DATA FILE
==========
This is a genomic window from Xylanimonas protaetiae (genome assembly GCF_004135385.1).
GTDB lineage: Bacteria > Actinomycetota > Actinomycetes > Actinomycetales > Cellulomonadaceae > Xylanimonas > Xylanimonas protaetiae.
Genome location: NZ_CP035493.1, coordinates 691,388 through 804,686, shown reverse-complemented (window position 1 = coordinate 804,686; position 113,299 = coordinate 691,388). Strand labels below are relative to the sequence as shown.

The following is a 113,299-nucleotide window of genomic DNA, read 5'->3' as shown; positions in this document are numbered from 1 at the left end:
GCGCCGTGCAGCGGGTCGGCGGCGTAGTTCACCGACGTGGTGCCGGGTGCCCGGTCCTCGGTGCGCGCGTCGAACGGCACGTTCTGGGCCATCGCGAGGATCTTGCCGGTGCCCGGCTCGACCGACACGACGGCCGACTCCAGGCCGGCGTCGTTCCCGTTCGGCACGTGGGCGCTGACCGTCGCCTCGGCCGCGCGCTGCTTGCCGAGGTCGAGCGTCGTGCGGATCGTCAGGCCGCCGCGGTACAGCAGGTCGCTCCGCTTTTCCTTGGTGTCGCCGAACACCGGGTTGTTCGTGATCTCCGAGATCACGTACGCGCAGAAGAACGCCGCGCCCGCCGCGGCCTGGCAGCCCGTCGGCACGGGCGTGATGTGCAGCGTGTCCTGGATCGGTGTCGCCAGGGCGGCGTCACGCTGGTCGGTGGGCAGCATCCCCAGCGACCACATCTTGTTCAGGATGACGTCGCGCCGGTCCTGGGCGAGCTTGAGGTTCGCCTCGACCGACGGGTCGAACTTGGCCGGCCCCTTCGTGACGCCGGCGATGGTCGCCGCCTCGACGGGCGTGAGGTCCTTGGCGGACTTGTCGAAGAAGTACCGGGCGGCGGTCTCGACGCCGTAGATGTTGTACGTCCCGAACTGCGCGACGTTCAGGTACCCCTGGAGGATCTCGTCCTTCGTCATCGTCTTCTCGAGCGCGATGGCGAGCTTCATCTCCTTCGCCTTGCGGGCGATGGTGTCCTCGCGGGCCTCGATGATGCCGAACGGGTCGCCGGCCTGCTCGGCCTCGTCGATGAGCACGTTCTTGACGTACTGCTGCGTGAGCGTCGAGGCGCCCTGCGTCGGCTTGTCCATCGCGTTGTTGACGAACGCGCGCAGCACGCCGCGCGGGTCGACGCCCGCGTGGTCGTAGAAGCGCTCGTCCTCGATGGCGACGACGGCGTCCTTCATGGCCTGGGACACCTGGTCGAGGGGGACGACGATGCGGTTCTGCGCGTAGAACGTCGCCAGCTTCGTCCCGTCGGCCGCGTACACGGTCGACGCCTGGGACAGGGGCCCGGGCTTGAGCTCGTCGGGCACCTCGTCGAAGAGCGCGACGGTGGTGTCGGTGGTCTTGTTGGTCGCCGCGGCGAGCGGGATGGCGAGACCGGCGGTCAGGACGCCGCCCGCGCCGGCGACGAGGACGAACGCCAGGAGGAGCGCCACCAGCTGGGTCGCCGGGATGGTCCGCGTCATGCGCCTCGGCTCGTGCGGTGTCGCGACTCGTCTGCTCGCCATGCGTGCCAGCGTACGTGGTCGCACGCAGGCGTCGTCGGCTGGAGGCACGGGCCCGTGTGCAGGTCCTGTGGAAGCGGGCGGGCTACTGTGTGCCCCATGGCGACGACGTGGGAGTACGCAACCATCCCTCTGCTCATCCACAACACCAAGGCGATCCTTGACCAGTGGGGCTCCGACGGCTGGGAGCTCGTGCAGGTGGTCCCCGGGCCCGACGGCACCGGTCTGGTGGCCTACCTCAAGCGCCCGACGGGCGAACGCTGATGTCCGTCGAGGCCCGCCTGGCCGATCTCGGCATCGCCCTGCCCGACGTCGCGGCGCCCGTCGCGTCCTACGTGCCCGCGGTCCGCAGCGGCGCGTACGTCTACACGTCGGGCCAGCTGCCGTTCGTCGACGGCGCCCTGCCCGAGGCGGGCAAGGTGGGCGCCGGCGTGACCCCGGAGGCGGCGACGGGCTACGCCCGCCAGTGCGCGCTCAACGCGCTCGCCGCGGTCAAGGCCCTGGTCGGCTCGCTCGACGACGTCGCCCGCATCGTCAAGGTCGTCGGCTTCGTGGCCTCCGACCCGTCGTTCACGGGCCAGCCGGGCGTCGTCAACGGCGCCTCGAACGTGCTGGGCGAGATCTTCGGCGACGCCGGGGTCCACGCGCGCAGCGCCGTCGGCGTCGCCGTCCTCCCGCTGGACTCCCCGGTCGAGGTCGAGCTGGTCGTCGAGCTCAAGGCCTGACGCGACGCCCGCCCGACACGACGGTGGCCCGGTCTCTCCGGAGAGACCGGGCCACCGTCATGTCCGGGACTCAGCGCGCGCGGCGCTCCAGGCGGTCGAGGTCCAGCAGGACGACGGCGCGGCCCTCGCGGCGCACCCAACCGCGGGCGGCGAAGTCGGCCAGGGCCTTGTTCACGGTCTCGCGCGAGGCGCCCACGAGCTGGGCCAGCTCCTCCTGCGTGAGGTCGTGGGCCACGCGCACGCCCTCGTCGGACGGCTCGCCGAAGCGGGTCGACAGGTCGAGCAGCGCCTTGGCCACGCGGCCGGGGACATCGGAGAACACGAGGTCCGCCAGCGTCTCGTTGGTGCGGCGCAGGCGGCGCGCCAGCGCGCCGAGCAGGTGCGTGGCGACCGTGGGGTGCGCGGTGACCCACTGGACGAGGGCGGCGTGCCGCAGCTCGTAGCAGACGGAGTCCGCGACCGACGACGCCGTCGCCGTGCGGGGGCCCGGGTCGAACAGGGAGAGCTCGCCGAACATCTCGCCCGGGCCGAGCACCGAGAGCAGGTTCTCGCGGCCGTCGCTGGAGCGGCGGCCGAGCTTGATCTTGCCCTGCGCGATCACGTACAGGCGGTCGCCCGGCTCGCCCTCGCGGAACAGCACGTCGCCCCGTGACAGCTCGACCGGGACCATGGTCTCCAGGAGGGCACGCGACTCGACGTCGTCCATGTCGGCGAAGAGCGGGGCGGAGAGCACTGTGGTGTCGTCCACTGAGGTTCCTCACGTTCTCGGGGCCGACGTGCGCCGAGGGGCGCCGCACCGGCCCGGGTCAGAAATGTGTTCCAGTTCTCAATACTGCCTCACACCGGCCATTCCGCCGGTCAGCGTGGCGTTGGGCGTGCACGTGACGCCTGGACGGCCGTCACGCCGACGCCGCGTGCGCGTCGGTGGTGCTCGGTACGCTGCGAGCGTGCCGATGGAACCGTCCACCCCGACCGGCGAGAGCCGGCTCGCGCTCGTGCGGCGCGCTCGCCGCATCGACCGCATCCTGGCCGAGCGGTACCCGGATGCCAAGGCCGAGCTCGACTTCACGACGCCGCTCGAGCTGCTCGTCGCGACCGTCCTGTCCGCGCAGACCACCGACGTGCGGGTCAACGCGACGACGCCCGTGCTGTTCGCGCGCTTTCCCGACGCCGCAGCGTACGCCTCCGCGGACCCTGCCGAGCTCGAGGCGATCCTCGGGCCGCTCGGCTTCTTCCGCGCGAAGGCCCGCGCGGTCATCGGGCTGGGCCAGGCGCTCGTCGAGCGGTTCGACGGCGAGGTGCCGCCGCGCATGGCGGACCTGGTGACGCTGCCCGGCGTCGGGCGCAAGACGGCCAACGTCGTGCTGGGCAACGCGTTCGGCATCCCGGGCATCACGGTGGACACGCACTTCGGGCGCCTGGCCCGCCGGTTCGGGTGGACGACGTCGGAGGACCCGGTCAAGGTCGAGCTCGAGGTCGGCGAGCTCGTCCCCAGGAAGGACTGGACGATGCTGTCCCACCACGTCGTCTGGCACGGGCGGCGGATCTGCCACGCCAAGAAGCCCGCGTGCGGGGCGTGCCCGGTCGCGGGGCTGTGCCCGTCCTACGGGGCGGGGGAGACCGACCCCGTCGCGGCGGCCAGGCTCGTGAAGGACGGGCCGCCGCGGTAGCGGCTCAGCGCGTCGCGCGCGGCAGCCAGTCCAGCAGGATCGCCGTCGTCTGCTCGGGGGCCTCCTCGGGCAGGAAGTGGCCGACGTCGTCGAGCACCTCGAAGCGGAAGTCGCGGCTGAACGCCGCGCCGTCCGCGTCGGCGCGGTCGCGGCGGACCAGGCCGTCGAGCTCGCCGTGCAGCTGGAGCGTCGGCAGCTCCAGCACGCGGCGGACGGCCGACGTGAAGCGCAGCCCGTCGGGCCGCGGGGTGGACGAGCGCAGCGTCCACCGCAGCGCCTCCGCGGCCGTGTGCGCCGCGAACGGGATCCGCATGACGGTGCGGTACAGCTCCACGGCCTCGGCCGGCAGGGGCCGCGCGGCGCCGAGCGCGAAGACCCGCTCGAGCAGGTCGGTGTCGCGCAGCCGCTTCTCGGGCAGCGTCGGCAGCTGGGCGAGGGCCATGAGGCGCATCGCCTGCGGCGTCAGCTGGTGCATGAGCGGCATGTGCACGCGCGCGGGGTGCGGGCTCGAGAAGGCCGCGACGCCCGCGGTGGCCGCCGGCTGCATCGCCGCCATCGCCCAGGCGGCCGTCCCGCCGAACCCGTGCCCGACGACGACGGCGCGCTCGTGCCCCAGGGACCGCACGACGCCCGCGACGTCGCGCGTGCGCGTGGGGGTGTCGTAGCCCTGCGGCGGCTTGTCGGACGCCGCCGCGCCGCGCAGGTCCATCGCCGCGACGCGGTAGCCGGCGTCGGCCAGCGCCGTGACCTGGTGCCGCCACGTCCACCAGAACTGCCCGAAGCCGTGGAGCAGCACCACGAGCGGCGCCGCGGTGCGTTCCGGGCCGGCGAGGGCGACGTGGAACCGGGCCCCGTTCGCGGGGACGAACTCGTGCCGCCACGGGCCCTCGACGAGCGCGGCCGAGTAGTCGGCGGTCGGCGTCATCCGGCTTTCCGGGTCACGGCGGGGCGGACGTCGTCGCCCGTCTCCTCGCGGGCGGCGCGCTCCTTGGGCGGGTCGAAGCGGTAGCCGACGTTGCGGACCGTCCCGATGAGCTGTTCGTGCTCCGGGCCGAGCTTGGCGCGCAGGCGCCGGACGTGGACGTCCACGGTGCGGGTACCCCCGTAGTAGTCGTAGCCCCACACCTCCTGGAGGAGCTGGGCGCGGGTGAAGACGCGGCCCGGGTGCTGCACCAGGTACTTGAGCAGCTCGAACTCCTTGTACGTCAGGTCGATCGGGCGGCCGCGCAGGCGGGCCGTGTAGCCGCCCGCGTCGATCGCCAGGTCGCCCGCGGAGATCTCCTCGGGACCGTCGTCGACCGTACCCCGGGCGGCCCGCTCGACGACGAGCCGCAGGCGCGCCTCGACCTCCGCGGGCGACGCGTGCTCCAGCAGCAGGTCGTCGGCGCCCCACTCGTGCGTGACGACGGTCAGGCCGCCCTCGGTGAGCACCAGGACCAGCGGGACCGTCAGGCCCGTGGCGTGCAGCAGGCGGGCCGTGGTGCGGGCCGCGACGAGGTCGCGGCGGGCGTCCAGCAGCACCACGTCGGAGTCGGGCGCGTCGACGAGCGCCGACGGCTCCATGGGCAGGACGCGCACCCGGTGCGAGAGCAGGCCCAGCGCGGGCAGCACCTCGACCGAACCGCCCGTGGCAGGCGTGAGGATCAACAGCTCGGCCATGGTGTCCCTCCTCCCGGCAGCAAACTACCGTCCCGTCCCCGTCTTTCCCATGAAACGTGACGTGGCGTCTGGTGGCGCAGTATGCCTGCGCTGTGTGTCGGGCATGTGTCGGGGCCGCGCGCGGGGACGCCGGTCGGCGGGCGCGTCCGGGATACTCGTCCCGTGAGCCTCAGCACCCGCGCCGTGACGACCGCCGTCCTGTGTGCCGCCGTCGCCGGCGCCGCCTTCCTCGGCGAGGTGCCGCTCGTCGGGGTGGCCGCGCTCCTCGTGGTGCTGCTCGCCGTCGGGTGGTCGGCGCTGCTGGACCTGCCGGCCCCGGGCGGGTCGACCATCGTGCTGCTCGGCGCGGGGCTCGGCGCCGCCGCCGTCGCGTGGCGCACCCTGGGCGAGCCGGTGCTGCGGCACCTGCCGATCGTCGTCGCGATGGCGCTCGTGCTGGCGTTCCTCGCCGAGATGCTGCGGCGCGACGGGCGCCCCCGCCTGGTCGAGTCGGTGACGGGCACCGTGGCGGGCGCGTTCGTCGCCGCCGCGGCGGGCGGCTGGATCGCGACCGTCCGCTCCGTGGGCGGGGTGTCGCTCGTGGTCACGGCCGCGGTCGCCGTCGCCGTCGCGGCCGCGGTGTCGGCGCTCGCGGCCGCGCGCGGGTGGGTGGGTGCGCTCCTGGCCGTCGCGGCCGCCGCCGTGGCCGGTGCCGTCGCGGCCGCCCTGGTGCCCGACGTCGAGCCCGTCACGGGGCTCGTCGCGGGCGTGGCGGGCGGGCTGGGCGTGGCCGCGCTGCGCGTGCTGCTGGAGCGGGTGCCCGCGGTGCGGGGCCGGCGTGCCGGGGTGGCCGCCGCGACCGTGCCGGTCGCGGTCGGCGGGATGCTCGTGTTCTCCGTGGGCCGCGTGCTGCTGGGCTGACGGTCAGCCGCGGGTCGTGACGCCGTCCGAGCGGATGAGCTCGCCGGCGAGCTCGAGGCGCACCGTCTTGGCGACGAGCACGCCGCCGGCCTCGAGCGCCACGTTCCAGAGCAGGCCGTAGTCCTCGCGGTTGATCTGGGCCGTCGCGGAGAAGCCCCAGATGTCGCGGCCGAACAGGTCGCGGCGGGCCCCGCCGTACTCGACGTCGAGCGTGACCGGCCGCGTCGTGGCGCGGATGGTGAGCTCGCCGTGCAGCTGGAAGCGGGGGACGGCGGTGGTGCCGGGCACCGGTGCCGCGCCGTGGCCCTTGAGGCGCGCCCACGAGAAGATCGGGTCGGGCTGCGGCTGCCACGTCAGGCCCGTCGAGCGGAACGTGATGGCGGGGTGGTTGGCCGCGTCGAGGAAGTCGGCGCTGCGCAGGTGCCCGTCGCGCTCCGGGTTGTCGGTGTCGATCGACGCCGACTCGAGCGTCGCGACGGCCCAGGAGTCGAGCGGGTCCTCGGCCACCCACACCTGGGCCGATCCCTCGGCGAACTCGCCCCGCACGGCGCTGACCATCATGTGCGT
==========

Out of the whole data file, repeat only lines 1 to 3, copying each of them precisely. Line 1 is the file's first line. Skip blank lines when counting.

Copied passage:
This is a genomic window from Xylanimonas protaetiae (genome assembly GCF_004135385.1).
GTDB lineage: Bacteria > Actinomycetota > Actinomycetes > Actinomycetales > Cellulomonadaceae > Xylanimonas > Xylanimonas protaetiae.
Genome location: NZ_CP035493.1, coordinates 691,388 through 804,686, shown reverse-complemented (window position 1 = coordinate 804,686; position 113,299 = coordinate 691,388). Strand labels below are relative to the sequence as shown.